Washington may have become, as President Obama said on Monday, a place where "compromise has become a dirty word," but in the context of the menacing debt-limit crisis there was a far dirtier word he didn't utter.
While Obama warned House Speaker John Boehner not to turn Americans into "collateral damage," he did not vow to veto the bill Boehner's now pushing to lift the debt ceiling by $1 trillion (good for six months). Boehner's two-step process would impose $1.2 trillion in spending cuts and establish a select congressional commission to propose an additional $1.8 trillion in savings by Thanksgiving.
If Republican leaders were sifting through Obama's speech for one word it was "veto." Its absence gives Obama, Boehner, and the Senate room to maneuver if, as now appears likely, Boehner's bill squeaks through the House and arrives in the Senate as a viable, though less-than-optimal, alternative to default.
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Clearly, Obama prefers Senate Majority Leader Harry Reid's proposal to extend the $14.3 trillion debt ceiling by $2.7 trillion (enough to last until 2013) with the new credit line financed entirely by spending cuts that spare entitlements and impose no new taxes—even on easy political targets like corporate jets or oil companies. But Obama did not single Reid's bill out as the only option, just a preference. As Obama and every serious player in this tug-of-war knows, the time for preferences is dwindling and the time for least-best options is nigh.
Consider Obama's carefully worded description of the Reid bill and the way forward.
"I think that's a much better path, although serious deficit reduction would still require us to tackle the tough challenges of entitlement and tax reform," Obama said of the Reid bill, which may fail on a procedural vote on Wednesday. "Either way, I have told leaders of both parties that they must come up with a fair compromise in the next few days that can pass both houses of Congress—a compromise I can sign. And I am confident we can reach this compromise."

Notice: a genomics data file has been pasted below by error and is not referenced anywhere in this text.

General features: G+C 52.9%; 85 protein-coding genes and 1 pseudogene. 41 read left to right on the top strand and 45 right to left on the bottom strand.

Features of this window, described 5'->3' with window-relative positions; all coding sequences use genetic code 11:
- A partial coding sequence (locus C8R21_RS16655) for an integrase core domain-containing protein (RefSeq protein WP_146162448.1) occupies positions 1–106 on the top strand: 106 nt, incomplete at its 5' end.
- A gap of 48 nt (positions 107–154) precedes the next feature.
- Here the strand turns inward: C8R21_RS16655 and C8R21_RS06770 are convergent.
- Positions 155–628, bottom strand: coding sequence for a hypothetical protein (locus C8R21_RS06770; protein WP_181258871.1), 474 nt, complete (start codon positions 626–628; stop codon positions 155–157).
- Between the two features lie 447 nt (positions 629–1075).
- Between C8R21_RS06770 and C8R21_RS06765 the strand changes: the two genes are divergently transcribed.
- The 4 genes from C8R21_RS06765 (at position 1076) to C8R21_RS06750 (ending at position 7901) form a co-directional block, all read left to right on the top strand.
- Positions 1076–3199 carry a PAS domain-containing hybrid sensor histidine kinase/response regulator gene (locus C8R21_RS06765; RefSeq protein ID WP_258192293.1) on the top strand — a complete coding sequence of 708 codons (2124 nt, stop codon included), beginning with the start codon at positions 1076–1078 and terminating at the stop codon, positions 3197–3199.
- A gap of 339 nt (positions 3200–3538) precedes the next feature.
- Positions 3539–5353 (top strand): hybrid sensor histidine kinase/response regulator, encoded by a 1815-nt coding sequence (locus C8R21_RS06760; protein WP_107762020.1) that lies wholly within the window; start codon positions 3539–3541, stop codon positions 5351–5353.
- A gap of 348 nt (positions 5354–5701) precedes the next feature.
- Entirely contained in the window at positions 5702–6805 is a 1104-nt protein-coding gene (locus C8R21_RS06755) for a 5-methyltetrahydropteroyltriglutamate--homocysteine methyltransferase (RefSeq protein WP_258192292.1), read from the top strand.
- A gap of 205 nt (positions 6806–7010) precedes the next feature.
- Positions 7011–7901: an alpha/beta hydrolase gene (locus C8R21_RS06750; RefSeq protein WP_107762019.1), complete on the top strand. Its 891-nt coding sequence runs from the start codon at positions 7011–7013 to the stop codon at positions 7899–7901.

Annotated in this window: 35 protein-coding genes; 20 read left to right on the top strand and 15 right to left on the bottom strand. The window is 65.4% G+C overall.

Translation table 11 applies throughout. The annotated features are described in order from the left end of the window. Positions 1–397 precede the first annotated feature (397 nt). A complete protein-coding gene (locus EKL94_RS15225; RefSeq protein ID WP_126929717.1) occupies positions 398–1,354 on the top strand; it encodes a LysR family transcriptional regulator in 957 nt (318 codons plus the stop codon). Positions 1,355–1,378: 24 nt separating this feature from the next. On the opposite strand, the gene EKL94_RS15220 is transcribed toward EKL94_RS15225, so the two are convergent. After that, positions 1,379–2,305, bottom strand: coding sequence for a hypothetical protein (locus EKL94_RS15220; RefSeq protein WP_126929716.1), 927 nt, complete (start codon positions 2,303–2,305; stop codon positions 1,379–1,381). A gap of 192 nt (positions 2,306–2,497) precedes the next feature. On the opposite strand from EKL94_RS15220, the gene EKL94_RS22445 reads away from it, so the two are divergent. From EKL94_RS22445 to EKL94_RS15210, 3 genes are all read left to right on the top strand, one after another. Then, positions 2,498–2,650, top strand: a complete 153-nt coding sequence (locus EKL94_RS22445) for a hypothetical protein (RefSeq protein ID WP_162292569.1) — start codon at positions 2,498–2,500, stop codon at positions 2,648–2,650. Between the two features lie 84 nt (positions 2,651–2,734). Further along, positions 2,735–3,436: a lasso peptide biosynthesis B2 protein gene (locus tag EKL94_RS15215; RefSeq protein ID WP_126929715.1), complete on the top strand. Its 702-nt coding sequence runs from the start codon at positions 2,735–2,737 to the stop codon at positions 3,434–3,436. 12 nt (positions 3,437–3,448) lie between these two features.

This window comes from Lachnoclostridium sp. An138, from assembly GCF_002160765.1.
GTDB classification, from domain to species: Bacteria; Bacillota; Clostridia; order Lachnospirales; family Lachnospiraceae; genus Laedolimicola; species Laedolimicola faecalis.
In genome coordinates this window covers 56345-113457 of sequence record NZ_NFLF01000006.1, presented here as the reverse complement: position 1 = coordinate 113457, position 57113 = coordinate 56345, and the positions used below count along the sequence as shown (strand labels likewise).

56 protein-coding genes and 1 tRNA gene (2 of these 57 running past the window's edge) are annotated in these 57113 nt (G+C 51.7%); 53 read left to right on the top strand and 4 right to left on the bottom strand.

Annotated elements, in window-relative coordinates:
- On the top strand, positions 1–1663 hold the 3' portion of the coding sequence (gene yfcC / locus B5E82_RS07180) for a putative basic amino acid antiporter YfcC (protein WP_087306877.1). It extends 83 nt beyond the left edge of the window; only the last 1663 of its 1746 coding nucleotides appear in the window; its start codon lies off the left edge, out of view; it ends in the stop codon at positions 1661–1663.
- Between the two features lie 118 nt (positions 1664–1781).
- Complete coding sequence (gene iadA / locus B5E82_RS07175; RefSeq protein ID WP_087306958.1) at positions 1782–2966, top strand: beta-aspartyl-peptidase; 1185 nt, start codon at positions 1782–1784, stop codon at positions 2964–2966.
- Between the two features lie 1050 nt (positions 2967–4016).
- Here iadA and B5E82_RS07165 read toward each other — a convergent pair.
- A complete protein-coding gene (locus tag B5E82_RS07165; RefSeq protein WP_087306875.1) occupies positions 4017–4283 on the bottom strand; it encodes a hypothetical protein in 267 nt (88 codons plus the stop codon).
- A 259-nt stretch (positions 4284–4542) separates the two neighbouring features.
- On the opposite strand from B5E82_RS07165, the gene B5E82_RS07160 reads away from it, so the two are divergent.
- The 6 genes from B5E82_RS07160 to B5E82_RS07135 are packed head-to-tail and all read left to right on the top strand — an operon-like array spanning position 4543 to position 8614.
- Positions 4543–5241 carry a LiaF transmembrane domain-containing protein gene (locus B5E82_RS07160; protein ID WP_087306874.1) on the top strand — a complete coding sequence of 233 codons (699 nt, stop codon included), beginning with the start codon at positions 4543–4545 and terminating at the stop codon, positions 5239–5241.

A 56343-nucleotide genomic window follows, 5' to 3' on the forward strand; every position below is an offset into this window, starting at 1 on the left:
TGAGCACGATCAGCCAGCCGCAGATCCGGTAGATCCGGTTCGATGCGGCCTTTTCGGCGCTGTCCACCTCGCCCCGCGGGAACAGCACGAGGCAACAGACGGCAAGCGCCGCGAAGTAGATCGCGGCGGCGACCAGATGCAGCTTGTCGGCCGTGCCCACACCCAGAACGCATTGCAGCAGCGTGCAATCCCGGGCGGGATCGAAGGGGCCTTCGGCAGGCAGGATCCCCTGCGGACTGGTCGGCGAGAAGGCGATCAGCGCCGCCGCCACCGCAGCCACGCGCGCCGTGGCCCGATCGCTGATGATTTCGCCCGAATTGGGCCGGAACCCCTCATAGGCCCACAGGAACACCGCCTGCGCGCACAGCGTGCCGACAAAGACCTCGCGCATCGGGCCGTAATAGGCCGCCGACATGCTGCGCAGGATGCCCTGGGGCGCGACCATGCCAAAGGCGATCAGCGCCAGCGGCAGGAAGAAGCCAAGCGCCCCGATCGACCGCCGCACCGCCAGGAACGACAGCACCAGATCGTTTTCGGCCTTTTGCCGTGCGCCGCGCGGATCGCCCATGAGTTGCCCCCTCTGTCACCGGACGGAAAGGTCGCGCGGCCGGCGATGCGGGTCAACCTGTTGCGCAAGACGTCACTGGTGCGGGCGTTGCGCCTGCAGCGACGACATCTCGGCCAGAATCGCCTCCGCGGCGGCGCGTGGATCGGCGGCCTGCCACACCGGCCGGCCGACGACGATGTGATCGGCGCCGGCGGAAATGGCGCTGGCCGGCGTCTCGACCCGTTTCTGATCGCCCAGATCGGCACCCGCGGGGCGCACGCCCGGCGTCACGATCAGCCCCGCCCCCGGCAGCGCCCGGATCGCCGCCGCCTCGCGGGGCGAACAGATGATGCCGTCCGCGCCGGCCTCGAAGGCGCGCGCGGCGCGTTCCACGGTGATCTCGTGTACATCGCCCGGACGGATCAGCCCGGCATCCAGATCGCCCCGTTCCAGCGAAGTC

The compromise remains undefined and Obama made one last bid for a so-called "grand bargain," the elusive $4 trillion combination of discretionary and entitlement spending cuts and tax reform that represents the biggest possible down payment on long-term deficit reduction. Obama asked Americans made weary by the partisan strife to prod Congress with e-mails, phone calls, and social-media pokes.
"The American people may have voted for divided government, but they didn't vote for a dysfunctional government," Obama said in what may be the speech's most durable line. "So I'm asking you all to make your voice heard. If you want a balanced approach to reducing the deficit, let your member of Congress know. If you believe we can solve this problem through compromise, send that message."
Notice that a "balanced approach" and "compromise" are no longer the same thing. By endorsing Reid's spending cut-only bill (even with proposals Republicans deride as gimmicks), Obama has given up on the grand bargain and so-called balanced approach. If the nation rallies behind that and tells Congress as much, it will be lobbying in a vacuum. If it calls on Congress to "compromise" it will be theoretically pushing for Reid's bill.
Either way, Obama's call for outside help to isolate Boehner and pressure Republicans into buckling is classic divide-and-conquer politics. Boehner is struggling to hold his conference together behind a proposal that's a retreat from the cut, cap, and balance bill passed only last week.
Boehner's taking flak on his right. Now, Obama's depicting House Republicans as stubborn, small-minded, and willing to risk default, higher interest rates, and stock market volatility just to block higher taxes. Obama must position himself against House Republicans—even if he ultimately has to cut a deal with Boehner.
Why? Because even though Obama retains more public confidence and support in this mess than Hill Republicans, this crisis has not elevated his stature. Last week Obama's Gallup weekly approval rating fell to 43 percent, the lowest level of his presidency and lower than Bill Clinton at a similar stage of his budget standoff with Republicans in 1995. The stalemate, as Obama called it, has taken a toll on all players and now the battle is one of short-term leverage.
If Obama can weaken Boehner so much that he can't pass a bill in the House, Reid's bill has a chance in the Senate. Significantly, the current timing (very fluid, to put in mildly) is for the House to vote late on Wednesday and the Senate to follow on Thursday. But if Boehner prevails and his method becomes a live option in the Senate and Reid's bill can't overcome an expected GOP filibuster, Obama's choices will dwindle to two: sign Boehner's bill or come up with something new on the fly.
That Obama didn't promise to veto Boehner's bill signals that Obama may already know the sweet spot between divided government and dysfunctional government. He may not sign the Boehner bill, but the absence of a veto threat is a tell-tale sign that, in the end, Obama may tolerate something much closer to it than Monday night's speech conveyed.
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